U.S. petroleum demand has clearly rebounded, albeit at a slowing growth rate. We see this as good news for staying on a positive track and reflective of progress made to overcome continued challenges with COVID-19.

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Keystone XL's New Labor Agreement and the Politics of Pipelines

keystone xl pipeline  safe operations  jobs  labor unions  economic growth 

Mark Green

Mark Green
Posted August 7, 2020

News item from Bloomberg: TC Energy Corp. has reached agreements with four labor unions to build the controversial Keystone XL oil pipeline – a move that could amplify political pressure on Joe Biden, who has threatened to rip up permits for the project even as he courts blue-collar workers.

Details in the announcement from TC Energy, Keystone XL’s builder: The project labor agreement (PLA) is with the Laborers International Union of North America (LiUNA), the International Brotherhood of Teamsters, the International Union of Operating Engineers, and the United Association of Union Plumbers and Pipefitters (UA); Keystone XL will have 10,000 high-paying construction jobs, primarily filled by union workers; 2,000 unionized workers will start building some of the project’s 28 planned U.S. pump stations this fall, according to Bloomberg.

Overall, Keystone XL is projected to support 42,000 U.S. jobs and generate $2 billion in earnings for U.S. workers during pipeline construction, according to the U.S. State Department, which also found that the project won’t significantly impact climate or the environment.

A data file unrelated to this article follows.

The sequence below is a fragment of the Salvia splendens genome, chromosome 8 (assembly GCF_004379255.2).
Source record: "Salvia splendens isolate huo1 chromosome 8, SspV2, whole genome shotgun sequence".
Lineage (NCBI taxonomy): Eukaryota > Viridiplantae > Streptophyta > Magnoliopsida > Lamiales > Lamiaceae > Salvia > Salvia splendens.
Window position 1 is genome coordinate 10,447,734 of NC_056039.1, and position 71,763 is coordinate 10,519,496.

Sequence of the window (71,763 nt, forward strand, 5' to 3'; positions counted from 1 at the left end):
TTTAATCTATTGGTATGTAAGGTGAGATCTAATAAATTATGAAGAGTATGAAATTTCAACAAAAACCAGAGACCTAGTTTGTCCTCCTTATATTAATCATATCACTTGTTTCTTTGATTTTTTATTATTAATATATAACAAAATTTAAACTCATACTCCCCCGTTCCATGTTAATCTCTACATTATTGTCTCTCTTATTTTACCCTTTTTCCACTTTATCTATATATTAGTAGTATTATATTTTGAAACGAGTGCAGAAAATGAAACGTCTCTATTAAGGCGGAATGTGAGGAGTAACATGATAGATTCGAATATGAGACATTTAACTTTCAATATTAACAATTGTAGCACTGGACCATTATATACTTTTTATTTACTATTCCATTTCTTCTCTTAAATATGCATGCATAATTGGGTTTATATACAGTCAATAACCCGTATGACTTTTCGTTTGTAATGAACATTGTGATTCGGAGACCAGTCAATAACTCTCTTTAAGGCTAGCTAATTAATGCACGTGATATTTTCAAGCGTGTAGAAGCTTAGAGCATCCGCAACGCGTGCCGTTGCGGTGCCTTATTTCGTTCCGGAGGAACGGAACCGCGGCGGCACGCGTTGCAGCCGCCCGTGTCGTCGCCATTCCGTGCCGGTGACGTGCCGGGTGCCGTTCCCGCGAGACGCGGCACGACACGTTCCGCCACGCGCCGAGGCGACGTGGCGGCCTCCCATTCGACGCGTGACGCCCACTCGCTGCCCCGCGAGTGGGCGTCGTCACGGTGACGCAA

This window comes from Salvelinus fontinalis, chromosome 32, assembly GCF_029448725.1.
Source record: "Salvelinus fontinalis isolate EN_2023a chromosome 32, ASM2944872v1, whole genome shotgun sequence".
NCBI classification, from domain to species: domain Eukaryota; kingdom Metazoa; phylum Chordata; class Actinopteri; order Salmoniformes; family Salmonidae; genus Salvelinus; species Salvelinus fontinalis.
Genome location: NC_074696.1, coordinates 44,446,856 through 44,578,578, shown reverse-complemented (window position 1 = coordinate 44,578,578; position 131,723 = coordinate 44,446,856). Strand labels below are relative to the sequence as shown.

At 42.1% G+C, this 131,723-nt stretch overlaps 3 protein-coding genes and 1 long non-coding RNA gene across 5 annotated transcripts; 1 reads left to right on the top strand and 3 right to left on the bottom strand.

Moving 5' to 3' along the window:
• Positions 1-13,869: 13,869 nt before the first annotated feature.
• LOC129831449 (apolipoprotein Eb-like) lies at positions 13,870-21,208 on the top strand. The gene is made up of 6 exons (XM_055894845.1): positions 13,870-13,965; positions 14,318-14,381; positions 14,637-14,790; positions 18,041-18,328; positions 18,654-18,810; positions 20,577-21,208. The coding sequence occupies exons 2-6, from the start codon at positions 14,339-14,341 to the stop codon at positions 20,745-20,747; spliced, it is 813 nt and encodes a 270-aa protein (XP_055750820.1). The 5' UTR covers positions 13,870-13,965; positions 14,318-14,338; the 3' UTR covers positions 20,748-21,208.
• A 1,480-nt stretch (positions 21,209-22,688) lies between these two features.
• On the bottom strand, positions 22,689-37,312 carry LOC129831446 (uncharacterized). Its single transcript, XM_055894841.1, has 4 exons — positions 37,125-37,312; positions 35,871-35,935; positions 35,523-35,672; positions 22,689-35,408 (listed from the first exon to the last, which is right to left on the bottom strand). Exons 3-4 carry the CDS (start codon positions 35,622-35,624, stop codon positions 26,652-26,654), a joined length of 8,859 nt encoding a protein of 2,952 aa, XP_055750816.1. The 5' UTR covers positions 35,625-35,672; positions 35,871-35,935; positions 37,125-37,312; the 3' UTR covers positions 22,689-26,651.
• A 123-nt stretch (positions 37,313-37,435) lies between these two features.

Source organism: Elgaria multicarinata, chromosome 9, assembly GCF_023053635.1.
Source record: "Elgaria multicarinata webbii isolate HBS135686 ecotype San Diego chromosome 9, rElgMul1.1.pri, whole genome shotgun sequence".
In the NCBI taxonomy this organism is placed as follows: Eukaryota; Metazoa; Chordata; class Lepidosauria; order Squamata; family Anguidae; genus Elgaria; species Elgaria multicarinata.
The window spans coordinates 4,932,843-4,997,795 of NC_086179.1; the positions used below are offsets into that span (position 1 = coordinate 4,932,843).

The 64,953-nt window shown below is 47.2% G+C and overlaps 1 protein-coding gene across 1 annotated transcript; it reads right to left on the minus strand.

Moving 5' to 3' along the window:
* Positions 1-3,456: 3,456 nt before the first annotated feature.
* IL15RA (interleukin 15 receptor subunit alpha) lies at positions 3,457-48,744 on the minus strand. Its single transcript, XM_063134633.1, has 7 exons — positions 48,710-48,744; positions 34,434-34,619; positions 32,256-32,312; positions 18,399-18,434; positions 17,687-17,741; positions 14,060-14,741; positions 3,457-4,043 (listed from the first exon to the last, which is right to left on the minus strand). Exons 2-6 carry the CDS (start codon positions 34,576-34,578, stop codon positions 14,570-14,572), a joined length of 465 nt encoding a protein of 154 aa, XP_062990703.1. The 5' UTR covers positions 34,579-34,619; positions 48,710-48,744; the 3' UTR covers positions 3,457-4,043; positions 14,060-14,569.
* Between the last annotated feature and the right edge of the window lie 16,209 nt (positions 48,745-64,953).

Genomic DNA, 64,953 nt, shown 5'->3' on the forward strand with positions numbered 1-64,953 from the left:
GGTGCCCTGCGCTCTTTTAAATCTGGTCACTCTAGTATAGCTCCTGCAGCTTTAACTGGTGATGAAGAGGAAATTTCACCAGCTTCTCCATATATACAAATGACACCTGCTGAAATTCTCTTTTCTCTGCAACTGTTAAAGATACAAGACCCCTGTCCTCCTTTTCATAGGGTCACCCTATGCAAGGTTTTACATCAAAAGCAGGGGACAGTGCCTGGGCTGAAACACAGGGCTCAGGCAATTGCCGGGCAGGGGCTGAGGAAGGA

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API Standards Support LNG Exports, Future Economic Recovery

api standards program  lng exports  economic growth 

Debra Phillips

Debra Phillips
Posted June 15, 2020

During this moment of public health and economic uncertainty, the natural gas and oil industry has taken steps to ensure the integrity of our products and develop new standards that add value for our customers, while bolstering efficiency and sustainability throughout the supply chain.

API has focused squarely on the thriving U.S. liquefied natural gas (LNG) market through our voluntary standards program, and we believe that our best practices and engineering standards are essential to the future of the U.S. LNG export market.

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Early Signs of Recovery for American Energy and Economy

economic growth  energy demand  travel  driving 

Sam Winstel

Sam Winstel
Posted June 9, 2020